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Scientists are often forced to construct models of natural systems from grossly incomplete information, as in cellular signal transduction, oceanic biogeochemistry, and terrestrial nutrient cycling. Dynamical modeling of such complex systems presents four key challenges: (i) the presence of poorly known parameters, (ii) the necessity of using simplified dynamics, (iii) uncertain model connectivity, and (iv) limited data availability. Can such models even be predictive, and if so, how do we use them to properly infer the results of perturbations to the system under study? I designate problems with these four challenges sloppy models. While sloppiness is ubiquitous in physical, chemical, and biological systems, not all models are sloppy. Sloppy models form a well-defined class of problem which tends to arise in nonlinear systems with weak prior parameter constraints. Sloppy model parameter space geometry has important implications for parameter estimation, prediction, model selection, and optimal experimental design in these systems. I will discuss these issues with repeated reference to two specific models: one from cancer biology and another from estuarine biogeochemistry.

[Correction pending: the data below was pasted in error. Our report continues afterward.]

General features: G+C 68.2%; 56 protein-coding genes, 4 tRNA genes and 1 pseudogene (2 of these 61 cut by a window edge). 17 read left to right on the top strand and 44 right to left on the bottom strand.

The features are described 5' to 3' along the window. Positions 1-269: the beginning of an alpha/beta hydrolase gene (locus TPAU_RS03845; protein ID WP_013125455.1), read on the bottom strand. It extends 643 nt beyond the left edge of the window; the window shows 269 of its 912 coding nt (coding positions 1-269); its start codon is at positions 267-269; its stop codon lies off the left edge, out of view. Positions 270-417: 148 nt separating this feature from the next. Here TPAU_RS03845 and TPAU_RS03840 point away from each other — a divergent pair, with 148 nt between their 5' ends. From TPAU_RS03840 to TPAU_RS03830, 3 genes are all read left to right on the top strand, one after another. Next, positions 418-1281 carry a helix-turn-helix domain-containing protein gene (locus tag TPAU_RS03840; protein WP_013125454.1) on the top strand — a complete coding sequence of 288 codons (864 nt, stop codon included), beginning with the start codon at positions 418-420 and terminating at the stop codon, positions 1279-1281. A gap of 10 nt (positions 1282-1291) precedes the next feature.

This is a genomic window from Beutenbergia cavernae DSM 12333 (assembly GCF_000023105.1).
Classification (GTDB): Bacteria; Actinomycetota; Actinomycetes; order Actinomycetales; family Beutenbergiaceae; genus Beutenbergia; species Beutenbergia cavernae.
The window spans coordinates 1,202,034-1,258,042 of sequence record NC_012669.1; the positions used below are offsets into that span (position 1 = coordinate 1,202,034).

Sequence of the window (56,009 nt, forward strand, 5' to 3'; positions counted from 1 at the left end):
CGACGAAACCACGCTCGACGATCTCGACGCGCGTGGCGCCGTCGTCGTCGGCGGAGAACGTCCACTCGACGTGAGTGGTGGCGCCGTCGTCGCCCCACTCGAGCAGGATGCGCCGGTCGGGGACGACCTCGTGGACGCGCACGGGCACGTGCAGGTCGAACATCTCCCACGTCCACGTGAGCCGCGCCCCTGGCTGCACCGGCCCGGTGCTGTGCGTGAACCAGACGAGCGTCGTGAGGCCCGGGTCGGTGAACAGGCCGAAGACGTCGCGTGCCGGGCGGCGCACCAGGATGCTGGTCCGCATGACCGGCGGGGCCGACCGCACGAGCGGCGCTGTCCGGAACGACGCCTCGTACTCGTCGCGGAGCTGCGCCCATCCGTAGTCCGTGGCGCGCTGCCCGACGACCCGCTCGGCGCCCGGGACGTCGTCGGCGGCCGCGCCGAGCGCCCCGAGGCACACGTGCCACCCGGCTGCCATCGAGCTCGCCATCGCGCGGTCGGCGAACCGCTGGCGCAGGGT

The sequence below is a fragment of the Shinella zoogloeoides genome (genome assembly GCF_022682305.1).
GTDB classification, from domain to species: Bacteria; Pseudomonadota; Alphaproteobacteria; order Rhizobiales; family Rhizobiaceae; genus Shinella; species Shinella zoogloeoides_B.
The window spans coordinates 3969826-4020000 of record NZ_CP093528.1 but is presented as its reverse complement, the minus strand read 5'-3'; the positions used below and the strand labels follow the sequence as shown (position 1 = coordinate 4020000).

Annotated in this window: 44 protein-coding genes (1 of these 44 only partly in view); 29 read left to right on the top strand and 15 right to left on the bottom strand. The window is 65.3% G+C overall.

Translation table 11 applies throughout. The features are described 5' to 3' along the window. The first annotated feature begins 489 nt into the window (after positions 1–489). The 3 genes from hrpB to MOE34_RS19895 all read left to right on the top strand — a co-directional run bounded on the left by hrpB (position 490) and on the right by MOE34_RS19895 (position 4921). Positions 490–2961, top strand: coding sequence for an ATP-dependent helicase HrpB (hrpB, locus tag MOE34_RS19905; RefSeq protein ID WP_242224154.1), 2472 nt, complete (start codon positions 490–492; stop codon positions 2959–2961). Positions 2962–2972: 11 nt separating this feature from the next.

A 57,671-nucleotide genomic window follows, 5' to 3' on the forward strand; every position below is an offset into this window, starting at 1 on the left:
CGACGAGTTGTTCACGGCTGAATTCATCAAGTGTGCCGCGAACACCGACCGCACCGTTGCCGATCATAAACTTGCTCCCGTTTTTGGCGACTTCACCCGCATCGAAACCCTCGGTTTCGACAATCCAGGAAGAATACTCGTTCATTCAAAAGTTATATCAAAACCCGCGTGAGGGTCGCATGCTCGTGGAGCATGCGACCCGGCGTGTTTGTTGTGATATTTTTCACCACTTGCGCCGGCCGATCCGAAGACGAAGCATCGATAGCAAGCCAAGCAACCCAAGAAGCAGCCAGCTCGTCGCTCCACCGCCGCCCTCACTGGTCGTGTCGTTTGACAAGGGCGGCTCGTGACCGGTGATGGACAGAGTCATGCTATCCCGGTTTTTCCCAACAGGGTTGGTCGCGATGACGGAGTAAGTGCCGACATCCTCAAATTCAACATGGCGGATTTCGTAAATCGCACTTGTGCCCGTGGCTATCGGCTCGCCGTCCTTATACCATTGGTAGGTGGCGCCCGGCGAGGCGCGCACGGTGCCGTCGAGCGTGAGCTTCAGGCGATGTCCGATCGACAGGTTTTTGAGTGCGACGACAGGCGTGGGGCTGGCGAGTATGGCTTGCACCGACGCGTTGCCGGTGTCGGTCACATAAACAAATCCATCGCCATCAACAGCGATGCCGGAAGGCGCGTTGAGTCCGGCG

Refreshments will be served from 3:30-4pm in the Yunker Library (WNGR 379).